BOISE, Idaho — Due to the profession's lack of diversity, the Girls Going Tech program was spearheaded by the Micron Foundation to encourage interest in STEM careers by underrepresented groups.
"It was actually a lot easier because I wasn't afraid to talk to girls," said Sophia Newell, West Middle School student and program participant.
She said, for once, it was nice to not be the only female on an engineering team.
"Cause I didn't feel like anybody would judge me."
This-- is precisely the kind of empowerment program leaders hope to bring.
"We just hope that it may just spark an interest like, 'Oh maybe I could do this,'" said Cathy Ammirati, STEM Diversity Outreach Manager, Micron Foundation.
As a part of the STEM, science, engineering and AI learning program, 80 to 90 middle schoolers convened at Micron's Boise offices Tuesday.
"Companies have shown they have more success when they have a diverse workforce," said Ammirati. "Today we have a couple schools from far far east like past twin falls and we don't usually have that many, and having rural schools getting access, I think, is a key."
Micron representatives worked with local school counselors to identify eighth grade young women at their schools who they believe would be a good fit. From roughly 10 schools across southern Idaho, each candidate was hand-picked by their school counselor.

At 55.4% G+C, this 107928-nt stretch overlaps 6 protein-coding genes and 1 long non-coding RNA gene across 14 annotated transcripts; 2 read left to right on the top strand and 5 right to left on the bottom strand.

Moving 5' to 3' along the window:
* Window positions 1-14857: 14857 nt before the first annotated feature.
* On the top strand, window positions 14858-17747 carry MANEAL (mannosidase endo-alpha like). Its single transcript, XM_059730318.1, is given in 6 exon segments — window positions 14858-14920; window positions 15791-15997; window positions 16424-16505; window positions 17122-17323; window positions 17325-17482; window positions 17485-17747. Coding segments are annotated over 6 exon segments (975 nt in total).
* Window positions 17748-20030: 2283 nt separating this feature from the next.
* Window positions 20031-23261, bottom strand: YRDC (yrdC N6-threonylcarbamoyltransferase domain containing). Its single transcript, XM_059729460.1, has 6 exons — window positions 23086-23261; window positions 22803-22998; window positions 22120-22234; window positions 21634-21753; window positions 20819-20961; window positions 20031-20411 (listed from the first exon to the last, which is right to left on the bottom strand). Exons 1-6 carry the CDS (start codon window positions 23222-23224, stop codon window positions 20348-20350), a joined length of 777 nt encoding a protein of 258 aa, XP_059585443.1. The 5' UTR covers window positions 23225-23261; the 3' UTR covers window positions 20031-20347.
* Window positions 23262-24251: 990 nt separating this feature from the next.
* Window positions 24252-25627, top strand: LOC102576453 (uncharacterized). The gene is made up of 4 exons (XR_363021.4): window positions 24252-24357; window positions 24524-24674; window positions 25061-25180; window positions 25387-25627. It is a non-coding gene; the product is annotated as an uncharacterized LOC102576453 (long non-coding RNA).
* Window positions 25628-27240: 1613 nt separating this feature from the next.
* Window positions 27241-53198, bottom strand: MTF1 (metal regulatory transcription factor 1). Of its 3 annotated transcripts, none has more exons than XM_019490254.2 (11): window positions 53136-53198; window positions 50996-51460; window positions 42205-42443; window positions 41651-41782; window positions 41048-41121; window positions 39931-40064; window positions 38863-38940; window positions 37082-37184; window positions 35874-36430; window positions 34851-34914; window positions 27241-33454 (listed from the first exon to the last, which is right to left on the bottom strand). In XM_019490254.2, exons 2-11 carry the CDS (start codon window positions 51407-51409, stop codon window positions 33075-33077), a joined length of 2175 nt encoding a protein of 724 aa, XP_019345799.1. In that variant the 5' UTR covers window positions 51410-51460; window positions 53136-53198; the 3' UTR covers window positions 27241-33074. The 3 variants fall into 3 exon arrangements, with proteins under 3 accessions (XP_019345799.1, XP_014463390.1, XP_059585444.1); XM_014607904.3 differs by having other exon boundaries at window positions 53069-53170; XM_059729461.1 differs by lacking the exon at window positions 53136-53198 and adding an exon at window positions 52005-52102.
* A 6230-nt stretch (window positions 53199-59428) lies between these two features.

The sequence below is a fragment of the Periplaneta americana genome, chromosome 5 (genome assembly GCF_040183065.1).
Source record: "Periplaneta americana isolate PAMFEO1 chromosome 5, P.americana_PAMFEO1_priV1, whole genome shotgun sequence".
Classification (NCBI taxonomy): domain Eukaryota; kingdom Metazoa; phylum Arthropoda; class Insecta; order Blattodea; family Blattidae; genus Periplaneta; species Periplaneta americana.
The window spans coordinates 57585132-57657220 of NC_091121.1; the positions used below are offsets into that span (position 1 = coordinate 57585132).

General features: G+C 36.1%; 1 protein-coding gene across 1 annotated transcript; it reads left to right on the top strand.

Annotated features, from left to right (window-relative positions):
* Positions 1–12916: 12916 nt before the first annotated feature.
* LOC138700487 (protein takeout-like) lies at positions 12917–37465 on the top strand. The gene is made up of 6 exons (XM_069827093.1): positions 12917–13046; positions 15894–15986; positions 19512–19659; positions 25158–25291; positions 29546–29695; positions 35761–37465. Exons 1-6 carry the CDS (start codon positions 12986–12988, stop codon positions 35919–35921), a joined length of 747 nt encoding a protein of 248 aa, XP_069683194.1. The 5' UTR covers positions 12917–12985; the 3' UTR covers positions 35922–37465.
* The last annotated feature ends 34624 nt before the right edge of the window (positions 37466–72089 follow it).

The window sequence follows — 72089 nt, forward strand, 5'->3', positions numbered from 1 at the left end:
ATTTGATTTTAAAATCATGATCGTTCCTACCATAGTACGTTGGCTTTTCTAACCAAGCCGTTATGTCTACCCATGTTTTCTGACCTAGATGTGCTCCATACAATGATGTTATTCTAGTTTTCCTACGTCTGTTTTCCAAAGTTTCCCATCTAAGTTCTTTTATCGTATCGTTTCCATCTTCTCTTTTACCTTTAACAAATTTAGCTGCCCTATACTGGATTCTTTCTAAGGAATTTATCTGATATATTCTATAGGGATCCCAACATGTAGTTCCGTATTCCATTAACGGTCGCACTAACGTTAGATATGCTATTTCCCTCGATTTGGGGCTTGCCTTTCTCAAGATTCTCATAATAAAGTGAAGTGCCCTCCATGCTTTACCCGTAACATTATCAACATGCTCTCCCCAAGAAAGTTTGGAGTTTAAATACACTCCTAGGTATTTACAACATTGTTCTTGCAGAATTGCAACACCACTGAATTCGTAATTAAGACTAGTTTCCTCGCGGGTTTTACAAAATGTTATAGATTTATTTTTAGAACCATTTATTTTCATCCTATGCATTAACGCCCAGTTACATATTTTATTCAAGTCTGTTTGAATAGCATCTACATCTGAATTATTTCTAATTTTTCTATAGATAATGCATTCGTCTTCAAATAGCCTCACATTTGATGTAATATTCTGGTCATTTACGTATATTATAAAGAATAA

"I like taking stuff apart to see how it works," said Evelyn Hollis, middle school student and program participant.
"Then we can put it together and make it look nicer," said Newell.
Ammirati says the piqued interest-- at their age-- is critical to hang on to.
"Studies have shown that fourth grade and eighth grade is when girls lose interest in science, techonology, engineering, and math."
A recent U.S. Census Bureau report says, in Idaho, only 11 percent of engineers in the workforce are women. Ammirati says it isn't that they're uninterested or incapable. Rather-- "when it comes to underrepresented groups, maybe some minority groups, maybe they don't have the access."
Or maybe it's that age-old issue of, "it's hard to be what we can't see."
But after the creation of Clifford, Sophia says she's got STEM in her sights.
"I was thinking about it. That's why I wanted to come here so I could experiment and see if I want to, but now I'm thinking about it."
Micron hosts the Girls Going Tech program three times a year and hopes to continue growing the program so that more young women in the treasure valley and beyond can receive this kind of exposure.
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